The Walt Disney Concert Hall, designed by the architect Frank Gehry, opened in 2003 after many years of gestation.
The history of the building began in 1987 when Lillian Walt Disney, widow of businessman donates $ 50 million to start building a philharmonic hall. The idea was to create a reference point for music, art and architecture, which position the city of Los Angeles in the cultural level.
The proposed Gehry was chosen after an international competition in which they were submitted over 70 proposals. The architect imposed its characteristic style, which can be seen in the rest of his works. While the construction of this building is later, the design was done before the Guggenheim Bilbao.
Walt Disney Concert Hall is now the permanent headquarters of the Los Angeles Philharmonic.
Located in downtown Los Angeles, on the hill Bunker Hill, United States. It is located next to the Dorothy Chandler Pavilion, between First Street and Grand Avenue.
The design represents the style of their creator, architect Frank Gehry, could be considered a work of art in itself. The extravagance of its forms seems to defy any rules of harmony and symmetry. The forms are external inspired by a boat with sails drenched.
The building is essentially a shell which consists of a series of interconnected volumes, some form of orthogonal coated stone and other forms of organic and surfaces covered with a corrugated metal skin of steel. As a bridge between the different volumes are used glazed surfaces.
The centerpiece of the interior of the building was designed to represent the hull of a boat. The idea of the architect was to design a room with an evocative sculptural forms of music, achieving an intimate connection between the orchestra and audience.
The building also fulfills an important role in urban areas.
Inside the corrugated metal shell and the seeming disorder, is developing the program in four functional levels.
The main access is via a large public space that is generated in the same spot. The main entrance connects with the existing facilities of the Music Center. A secondary access, located at the corner formed by the streets Second Street and Grand Avenue, provides a direct access to the gardens.
The hall is accessible from the street. From there we reach the various spaces of the complex. At the field level is located an area of 3,000 m2 for exhibitions, along with a restaurant and service areas. On the north side of the level of access and forming a volume that stands out the set, is located the Founders Room, a space with lounge and cafeteria. Behind and around the box that makes up the auditorium are located support areas and dressing rooms. Towards the south side, on a volume prismatic lengthened, the offices are located. The park has a capacity of almost 2,200 cars and is distributed in 7 levels. From there you can directly access the interior of the building via escalators.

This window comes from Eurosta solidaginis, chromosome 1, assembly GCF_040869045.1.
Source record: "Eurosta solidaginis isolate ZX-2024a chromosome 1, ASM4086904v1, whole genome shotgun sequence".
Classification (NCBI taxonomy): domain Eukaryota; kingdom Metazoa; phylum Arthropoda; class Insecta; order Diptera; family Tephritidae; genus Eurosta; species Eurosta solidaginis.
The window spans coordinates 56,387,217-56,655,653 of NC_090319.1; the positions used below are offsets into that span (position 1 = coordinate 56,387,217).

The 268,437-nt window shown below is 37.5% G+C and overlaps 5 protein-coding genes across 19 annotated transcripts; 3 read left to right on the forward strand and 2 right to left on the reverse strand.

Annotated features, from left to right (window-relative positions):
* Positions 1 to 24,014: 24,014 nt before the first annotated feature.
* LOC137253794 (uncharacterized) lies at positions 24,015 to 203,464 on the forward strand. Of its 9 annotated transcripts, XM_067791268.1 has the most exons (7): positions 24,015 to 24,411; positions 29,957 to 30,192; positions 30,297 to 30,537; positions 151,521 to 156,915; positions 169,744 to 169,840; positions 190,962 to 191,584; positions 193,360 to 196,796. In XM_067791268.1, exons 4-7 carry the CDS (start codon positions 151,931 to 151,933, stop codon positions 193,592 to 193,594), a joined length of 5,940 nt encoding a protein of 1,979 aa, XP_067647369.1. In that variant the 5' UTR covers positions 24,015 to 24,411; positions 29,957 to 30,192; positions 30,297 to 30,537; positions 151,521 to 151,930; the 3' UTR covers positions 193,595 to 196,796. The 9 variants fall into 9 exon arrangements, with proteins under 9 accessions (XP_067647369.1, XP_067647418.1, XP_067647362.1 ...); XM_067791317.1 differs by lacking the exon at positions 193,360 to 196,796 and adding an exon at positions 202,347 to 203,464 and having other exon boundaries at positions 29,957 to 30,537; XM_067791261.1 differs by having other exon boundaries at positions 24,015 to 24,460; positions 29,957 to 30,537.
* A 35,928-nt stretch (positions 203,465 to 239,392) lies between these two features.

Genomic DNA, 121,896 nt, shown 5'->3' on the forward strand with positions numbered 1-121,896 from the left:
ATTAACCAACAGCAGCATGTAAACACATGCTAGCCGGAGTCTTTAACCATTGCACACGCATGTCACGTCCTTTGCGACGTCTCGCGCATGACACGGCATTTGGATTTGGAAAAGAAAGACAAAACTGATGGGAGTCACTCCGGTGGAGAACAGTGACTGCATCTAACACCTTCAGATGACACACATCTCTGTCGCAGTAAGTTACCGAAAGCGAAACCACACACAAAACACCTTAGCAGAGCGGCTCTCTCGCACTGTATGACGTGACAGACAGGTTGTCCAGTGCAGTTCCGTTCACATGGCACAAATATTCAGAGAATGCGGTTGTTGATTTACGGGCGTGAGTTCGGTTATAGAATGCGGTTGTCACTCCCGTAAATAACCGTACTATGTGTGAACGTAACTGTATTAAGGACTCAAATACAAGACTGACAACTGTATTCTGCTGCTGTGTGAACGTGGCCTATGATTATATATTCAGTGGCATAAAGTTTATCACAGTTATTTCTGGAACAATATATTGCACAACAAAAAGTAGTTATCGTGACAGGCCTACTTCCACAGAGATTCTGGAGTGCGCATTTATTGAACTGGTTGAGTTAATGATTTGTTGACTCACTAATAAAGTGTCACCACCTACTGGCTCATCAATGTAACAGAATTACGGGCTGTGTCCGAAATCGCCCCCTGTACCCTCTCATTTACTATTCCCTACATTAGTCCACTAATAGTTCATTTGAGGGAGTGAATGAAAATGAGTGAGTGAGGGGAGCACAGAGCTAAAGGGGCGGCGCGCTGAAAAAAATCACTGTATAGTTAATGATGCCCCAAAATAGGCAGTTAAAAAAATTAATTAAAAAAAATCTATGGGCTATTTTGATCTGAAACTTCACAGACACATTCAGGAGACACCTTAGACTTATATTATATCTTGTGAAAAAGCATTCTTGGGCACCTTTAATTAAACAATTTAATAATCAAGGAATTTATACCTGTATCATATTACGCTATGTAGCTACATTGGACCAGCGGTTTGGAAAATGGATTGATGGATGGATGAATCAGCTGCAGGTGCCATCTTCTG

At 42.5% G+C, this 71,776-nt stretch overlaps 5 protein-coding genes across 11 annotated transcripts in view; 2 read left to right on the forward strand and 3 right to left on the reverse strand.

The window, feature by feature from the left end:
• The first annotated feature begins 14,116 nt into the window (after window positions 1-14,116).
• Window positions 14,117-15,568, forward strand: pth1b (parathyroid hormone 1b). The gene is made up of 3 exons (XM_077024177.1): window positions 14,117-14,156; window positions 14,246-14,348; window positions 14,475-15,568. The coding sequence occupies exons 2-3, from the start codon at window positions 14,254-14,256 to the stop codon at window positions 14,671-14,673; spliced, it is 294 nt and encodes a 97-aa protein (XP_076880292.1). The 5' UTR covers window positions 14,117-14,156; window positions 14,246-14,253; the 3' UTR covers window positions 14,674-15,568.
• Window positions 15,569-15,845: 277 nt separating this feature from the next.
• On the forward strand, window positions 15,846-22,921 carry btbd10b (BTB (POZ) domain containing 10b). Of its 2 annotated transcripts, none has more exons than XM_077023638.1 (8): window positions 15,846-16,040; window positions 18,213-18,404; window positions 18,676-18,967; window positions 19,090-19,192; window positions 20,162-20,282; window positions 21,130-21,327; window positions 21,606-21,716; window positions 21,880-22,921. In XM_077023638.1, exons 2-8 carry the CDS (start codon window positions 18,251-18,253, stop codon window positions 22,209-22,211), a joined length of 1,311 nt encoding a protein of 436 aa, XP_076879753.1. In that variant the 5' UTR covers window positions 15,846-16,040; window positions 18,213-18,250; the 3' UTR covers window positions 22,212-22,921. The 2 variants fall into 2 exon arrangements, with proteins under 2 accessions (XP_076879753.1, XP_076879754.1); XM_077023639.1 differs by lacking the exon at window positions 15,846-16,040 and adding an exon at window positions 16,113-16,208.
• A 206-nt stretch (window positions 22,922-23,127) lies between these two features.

The most important space within the complex is the auditorium for 2265 people. This room was designed with extreme care in the acoustic quality. Yasuhisa Toyota of Nagata Acoustics was responsible for this part together with Gehry. Designed to look like the hull of a ship, the curved wood ceiling evokes the sails of the boat. The auditorium is equipped with natural light, through lucarne and a wide window on the back side of the room. The audience is placed around the orchestra. A body occupies the central position between the blocs of seats in the rear of the stage. The curves of the ceiling and the provision of internal walls improve the acoustics spreading the sound and producing more thoughts, adding warmth and resonance.
Another important area of the complex is the multi-purpose hall Roy and Edna Disney. Is aimed at the California Institute of Arts with capacity for 266 spectators. It has direct access from the street, located in the basement of the complex.
The building has also two amphitheaters. The first has 300 seats and is used for children’s shows. The second is capacity for 120 spectators.
To calculate the complex shapes of the curves Walt Disney Concert Hall was used to Catia software. This allowed us to determine the structure and shape of each piece of steel that covers them.
To coat the outer surfaces were used corrugated 12,500 pieces of steel together on the outside. No two equal parts, as each piece takes a unique form of agreement to their location.
In areas outside of regular forms, the stone was used. Glass surfaces function as a liaison between the various volumes.
The interior of the auditorium and rooms, is lined with fir wood. This is the same type of wood that is used in the back of violoncelos and violas. Here was used in floors, walls and ceilings.